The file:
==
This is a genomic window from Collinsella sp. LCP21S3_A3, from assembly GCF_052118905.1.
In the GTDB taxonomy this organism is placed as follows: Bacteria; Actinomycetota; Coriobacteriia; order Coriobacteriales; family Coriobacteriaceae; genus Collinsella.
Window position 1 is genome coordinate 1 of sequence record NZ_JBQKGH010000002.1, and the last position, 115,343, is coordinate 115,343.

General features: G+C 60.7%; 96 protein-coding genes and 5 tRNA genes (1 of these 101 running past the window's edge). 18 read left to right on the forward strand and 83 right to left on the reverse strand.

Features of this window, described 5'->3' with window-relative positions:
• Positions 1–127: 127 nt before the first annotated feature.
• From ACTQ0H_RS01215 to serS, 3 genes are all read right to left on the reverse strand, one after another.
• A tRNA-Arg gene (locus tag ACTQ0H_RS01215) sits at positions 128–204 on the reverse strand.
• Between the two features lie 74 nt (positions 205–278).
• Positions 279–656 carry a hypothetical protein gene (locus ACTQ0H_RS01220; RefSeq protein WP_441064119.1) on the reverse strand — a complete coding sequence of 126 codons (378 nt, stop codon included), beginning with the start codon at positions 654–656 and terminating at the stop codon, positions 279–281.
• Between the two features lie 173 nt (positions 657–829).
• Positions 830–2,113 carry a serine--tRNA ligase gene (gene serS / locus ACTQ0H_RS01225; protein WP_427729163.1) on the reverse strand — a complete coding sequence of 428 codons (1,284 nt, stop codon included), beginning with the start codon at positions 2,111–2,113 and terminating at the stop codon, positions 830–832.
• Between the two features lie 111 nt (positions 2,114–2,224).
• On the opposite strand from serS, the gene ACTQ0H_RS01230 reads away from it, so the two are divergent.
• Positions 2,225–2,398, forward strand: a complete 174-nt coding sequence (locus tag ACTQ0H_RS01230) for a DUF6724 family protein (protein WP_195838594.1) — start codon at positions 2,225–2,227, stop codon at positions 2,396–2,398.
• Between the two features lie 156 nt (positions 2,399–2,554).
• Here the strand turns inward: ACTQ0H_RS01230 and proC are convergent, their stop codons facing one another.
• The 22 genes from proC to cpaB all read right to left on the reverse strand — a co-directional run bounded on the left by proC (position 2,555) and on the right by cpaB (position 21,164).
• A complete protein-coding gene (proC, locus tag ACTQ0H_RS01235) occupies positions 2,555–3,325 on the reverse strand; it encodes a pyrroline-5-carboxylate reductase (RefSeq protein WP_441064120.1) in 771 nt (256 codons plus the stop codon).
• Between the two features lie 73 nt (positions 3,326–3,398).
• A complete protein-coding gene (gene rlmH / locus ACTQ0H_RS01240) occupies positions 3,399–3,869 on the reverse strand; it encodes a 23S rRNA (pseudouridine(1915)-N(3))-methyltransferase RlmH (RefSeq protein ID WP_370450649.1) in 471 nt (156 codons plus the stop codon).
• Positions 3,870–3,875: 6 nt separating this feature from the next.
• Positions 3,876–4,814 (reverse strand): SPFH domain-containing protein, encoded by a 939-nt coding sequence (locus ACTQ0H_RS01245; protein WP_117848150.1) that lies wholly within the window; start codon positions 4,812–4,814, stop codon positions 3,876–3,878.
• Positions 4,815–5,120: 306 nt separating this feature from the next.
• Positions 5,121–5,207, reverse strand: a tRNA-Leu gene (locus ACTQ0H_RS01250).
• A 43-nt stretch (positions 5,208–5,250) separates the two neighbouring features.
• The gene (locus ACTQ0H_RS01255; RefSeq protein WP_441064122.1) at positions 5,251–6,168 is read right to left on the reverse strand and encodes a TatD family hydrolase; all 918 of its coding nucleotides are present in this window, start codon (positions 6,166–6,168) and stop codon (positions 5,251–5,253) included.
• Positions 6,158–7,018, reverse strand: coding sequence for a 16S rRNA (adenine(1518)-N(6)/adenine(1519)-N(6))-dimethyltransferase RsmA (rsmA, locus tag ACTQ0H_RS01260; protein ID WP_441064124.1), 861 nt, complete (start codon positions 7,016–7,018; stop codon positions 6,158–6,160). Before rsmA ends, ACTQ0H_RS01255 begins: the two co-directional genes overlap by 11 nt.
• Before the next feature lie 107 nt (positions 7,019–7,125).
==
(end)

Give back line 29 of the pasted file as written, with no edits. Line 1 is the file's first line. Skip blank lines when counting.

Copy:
• Before the next feature lie 107 nt (positions 7,019–7,125).